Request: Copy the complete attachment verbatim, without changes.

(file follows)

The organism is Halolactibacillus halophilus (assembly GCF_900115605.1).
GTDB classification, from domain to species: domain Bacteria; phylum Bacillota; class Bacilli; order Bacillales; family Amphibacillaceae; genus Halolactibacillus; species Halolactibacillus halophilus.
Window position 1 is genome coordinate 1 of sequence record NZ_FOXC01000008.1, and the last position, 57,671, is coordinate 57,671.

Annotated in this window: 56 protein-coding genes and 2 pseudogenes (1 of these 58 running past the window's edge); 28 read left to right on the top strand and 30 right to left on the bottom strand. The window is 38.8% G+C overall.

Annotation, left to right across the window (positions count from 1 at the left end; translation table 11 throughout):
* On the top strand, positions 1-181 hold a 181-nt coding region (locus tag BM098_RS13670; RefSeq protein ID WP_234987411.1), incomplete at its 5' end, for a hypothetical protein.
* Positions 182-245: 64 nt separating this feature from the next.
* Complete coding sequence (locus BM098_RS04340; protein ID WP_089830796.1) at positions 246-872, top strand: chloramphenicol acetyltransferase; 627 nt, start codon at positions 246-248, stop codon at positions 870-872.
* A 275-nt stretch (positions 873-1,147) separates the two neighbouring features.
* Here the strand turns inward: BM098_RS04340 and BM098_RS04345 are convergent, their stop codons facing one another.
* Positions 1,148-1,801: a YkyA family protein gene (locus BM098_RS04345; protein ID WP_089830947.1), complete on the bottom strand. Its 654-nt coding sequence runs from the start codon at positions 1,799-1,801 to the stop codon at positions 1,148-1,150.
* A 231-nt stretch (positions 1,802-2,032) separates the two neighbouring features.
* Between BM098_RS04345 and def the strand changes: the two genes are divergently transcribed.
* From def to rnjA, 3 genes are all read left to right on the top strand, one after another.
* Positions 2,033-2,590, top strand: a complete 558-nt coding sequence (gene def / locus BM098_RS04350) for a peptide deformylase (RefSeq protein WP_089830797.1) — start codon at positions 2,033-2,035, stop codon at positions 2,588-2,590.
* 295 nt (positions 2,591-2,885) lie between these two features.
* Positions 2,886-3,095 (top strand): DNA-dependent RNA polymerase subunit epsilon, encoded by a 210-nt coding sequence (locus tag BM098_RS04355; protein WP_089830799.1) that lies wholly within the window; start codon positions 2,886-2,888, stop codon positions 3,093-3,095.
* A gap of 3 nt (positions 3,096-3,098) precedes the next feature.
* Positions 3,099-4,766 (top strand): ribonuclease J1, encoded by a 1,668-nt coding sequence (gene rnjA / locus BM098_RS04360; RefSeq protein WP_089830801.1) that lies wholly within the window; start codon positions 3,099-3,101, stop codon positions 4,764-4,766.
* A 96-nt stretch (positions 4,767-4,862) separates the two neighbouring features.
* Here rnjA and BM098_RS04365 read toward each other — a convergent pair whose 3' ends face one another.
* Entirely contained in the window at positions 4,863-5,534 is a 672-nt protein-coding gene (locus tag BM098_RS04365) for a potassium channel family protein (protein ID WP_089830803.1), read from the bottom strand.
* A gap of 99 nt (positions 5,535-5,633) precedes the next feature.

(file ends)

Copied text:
The organism is Halolactibacillus halophilus (assembly GCF_900115605.1).
GTDB classification, from domain to species: domain Bacteria; phylum Bacillota; class Bacilli; order Bacillales; family Amphibacillaceae; genus Halolactibacillus; species Halolactibacillus halophilus.
Window position 1 is genome coordinate 1 of sequence record NZ_FOXC01000008.1, and the last position, 57,671, is coordinate 57,671.

Annotated in this window: 56 protein-coding genes and 2 pseudogenes (1 of these 58 running past the window's edge); 28 read left to right on the top strand and 30 right to left on the bottom strand. The window is 38.8% G+C overall.

Annotation, left to right across the window (positions count from 1 at the left end; translation table 11 throughout):
* On the top strand, positions 1-181 hold a 181-nt coding region (locus tag BM098_RS13670; RefSeq protein ID WP_234987411.1), incomplete at its 5' end, for a hypothetical protein.
* Positions 182-245: 64 nt separating this feature from the next.
* Complete coding sequence (locus BM098_RS04340; protein ID WP_089830796.1) at positions 246-872, top strand: chloramphenicol acetyltransferase; 627 nt, start codon at positions 246-248, stop codon at positions 870-872.
* A 275-nt stretch (positions 873-1,147) separates the two neighbouring features.
* Here the strand turns inward: BM098_RS04340 and BM098_RS04345 are convergent, their stop codons facing one another.
* Positions 1,148-1,801: a YkyA family protein gene (locus BM098_RS04345; protein ID WP_089830947.1), complete on the bottom strand. Its 654-nt coding sequence runs from the start codon at positions 1,799-1,801 to the stop codon at positions 1,148-1,150.
* A 231-nt stretch (positions 1,802-2,032) separates the two neighbouring features.
* Between BM098_RS04345 and def the strand changes: the two genes are divergently transcribed.
* From def to rnjA, 3 genes are all read left to right on the top strand, one after another.
* Positions 2,033-2,590, top strand: a complete 558-nt coding sequence (gene def / locus BM098_RS04350) for a peptide deformylase (RefSeq protein WP_089830797.1) — start codon at positions 2,033-2,035, stop codon at positions 2,588-2,590.
* 295 nt (positions 2,591-2,885) lie between these two features.
* Positions 2,886-3,095 (top strand): DNA-dependent RNA polymerase subunit epsilon, encoded by a 210-nt coding sequence (locus tag BM098_RS04355; protein WP_089830799.1) that lies wholly within the window; start codon positions 2,886-2,888, stop codon positions 3,093-3,095.
* A gap of 3 nt (positions 3,096-3,098) precedes the next feature.
* Positions 3,099-4,766 (top strand): ribonuclease J1, encoded by a 1,668-nt coding sequence (gene rnjA / locus BM098_RS04360; RefSeq protein WP_089830801.1) that lies wholly within the window; start codon positions 3,099-3,101, stop codon positions 4,764-4,766.
* A 96-nt stretch (positions 4,767-4,862) separates the two neighbouring features.
* Here rnjA and BM098_RS04365 read toward each other — a convergent pair whose 3' ends face one another.
* Entirely contained in the window at positions 4,863-5,534 is a 672-nt protein-coding gene (locus tag BM098_RS04365) for a potassium channel family protein (protein ID WP_089830803.1), read from the bottom strand.
* A gap of 99 nt (positions 5,535-5,633) precedes the next feature.